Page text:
What if every week you place a stationery order for you business? Pens, paper, staples and so on. And what if every week when that stationery order arrived you were only delivered 10% of what you’d paid for?
Wouldn’t you want to track down what was going on?
Well, the same principle applies to your website, even if you’re not directly selling online.
After all, what if the overall cost of your website is more than its worth to your business? Unless you’re measuring what is going on, it could be that week after week, you’re only being delivered 10% of the business that you’re paying for.
Surely if you just have a brochure site or an information site, you don’t need to worry about measuring? The site is just about letting people know you are there, right? Wrong
For what is the ultimate point of generating that awareness? There is still an action attached to it somewhere – be it a phone call, an invitation to quote, a sale a year down the line. It’s the reason your business exists.
Whatever it is that you want people to do once they have awareness of your business. That’s what you need to measure.
Measuring lets you decide if the benefits you receive from your website justify the price you are paying. Because every website has a cost, even if it is just in terms of time.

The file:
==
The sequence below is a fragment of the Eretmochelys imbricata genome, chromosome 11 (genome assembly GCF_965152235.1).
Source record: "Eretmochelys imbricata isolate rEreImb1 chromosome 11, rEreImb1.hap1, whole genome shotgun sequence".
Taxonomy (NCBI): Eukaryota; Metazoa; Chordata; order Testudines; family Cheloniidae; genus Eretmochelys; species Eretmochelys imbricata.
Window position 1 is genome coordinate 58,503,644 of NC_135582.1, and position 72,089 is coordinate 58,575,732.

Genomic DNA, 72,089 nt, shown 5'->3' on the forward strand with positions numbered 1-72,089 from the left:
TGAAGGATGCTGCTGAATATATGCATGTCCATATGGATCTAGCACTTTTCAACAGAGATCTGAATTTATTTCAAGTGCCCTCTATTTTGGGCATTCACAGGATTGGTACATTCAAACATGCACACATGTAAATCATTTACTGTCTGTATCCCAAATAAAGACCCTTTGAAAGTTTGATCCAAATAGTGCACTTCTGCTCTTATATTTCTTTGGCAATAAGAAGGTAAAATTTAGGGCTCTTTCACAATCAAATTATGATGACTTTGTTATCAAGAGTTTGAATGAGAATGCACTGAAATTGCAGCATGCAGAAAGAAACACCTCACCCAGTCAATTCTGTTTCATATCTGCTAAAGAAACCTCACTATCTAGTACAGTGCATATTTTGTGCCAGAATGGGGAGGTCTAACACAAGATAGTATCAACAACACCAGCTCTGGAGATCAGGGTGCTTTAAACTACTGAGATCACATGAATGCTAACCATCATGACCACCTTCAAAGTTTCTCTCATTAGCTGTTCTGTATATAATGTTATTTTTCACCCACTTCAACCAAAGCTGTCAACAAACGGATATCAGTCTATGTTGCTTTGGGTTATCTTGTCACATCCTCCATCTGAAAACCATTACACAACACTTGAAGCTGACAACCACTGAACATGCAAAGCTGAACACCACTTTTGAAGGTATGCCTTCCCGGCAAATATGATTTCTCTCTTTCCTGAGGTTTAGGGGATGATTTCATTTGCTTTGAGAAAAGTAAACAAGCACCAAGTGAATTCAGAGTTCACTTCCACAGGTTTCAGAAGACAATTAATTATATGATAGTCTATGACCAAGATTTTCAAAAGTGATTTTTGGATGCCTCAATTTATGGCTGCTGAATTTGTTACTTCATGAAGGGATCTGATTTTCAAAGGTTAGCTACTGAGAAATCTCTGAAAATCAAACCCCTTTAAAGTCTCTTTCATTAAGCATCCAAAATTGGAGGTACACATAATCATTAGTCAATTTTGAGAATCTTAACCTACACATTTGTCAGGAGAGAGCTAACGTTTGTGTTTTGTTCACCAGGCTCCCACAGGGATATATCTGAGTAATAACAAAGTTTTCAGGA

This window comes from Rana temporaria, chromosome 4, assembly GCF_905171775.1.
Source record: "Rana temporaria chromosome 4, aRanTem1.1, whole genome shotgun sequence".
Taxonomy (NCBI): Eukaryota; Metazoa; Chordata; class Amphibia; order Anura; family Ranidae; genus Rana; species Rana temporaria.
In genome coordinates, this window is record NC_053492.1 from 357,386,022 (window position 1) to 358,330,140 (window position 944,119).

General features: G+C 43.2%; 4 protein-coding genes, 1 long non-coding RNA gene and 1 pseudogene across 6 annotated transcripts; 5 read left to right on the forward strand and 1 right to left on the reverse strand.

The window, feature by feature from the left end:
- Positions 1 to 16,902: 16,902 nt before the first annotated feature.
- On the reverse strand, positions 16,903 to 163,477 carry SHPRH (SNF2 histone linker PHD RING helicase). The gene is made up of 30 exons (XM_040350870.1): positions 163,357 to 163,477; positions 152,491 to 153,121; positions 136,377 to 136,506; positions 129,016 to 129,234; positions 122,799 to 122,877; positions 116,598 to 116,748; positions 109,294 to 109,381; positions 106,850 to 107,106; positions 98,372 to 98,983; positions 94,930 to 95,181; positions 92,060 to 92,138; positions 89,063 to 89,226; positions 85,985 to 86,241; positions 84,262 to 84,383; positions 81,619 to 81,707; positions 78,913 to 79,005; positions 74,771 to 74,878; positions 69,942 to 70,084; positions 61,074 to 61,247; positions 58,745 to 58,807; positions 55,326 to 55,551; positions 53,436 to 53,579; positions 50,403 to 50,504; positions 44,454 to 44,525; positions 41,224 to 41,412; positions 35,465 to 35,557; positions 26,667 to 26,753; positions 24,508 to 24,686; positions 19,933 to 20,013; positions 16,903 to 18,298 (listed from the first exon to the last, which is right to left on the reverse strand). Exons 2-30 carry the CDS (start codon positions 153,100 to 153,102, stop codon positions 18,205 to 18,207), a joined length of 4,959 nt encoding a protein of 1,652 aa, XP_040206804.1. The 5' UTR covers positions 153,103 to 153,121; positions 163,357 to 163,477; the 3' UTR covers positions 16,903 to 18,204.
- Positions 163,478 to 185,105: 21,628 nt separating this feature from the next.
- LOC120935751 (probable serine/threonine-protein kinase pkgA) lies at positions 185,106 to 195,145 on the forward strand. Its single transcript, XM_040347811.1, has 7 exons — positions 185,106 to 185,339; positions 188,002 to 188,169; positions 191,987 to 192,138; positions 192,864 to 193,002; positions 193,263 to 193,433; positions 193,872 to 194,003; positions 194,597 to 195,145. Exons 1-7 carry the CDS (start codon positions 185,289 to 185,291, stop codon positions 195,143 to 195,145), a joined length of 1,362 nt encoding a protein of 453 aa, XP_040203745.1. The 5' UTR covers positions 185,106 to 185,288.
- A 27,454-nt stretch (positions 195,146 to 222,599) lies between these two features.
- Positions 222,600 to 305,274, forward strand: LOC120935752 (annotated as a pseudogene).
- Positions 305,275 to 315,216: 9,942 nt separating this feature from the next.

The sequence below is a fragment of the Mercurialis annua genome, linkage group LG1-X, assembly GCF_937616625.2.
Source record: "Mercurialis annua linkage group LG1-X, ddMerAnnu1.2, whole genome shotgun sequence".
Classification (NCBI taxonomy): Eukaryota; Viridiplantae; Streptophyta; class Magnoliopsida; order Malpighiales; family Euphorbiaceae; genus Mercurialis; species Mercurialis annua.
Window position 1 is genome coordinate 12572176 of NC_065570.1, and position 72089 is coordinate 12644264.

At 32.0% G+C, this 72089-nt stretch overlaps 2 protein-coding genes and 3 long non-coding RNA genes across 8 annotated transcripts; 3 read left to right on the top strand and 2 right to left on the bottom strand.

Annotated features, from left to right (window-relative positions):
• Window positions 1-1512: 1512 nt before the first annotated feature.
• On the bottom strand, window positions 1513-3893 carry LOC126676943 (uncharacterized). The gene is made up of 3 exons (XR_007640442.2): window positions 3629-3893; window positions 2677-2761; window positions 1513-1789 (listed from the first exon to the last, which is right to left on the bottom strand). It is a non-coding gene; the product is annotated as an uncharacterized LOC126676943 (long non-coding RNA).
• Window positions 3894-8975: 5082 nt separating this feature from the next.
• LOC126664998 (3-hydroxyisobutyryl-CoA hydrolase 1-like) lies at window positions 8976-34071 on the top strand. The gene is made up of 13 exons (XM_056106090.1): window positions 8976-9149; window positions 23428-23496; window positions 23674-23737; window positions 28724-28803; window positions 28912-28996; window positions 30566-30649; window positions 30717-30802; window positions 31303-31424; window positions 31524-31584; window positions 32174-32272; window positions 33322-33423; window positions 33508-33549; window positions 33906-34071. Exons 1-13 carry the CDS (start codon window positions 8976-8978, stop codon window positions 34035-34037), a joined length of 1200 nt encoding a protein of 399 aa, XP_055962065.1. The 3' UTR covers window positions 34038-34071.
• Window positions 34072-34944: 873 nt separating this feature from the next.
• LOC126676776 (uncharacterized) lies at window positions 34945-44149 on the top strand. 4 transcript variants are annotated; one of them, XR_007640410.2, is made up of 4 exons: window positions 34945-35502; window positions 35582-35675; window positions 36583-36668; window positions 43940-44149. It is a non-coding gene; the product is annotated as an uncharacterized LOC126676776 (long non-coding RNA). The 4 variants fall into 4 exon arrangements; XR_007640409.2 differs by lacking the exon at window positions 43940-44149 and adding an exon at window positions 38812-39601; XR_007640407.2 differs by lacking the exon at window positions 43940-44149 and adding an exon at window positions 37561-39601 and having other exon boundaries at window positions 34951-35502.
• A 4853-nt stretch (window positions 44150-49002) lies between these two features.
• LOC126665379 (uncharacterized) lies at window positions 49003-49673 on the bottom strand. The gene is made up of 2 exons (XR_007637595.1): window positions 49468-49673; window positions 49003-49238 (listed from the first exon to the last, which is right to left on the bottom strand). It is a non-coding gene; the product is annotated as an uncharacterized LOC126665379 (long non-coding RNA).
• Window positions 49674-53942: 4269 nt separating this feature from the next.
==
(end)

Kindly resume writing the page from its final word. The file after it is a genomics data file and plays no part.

Measuring is about ensuring that you are achieving success outcomes that are worth more than you’re paying for them. It will show you if the money you are spending on your website and marketing is making you richer or poorer as a result.
Measuring doesn’t have to be difficult and there are plenty of tools out there. Web analytic software, Excel spreadsheets, even just an old fashioned calculator will help. But tools alone can’t tell you the answers. Measuring does require some thinking on your part.
To get started, think about how much a successful outcome is worth to you. And it doesn’t just have to be sales. Newsletter sign-ups have a value, so do phone inquiries or speaking engagements. The important thing is to give the success outcome a cash value, even if it doesn’t have a specific price attached to it.
For example, you may decide a newsletter sign up is worth $50. From then on, its pretty clear that you don’t want to be spending more than $49.99 to achieve that sign up.
Online this can sometimes be tracked automatically. But offline the chances are you’ll need to ask. You may discover, for example, that 25% of your phone enquirers saw your website prior to calling. Once you can measure that and assign a rough monetary value to those calls, you’ll soon be able to judge if the website is a cash cow or a money pit.
By measuring, you can ensure your website is earning its keep. And that applies to any organization spending money, time and energy on their website.
If the evidence shows that the website isn’t shaping up, you have the choice of fixing it or dumping it. Either option beats continuing in the dark week after week.
No more putting up with only 10% of the business that you’re paying for. Just like you’d track down those mysteriously elusive pens, pencils and staples, website measurement means you can track down that missing website business too.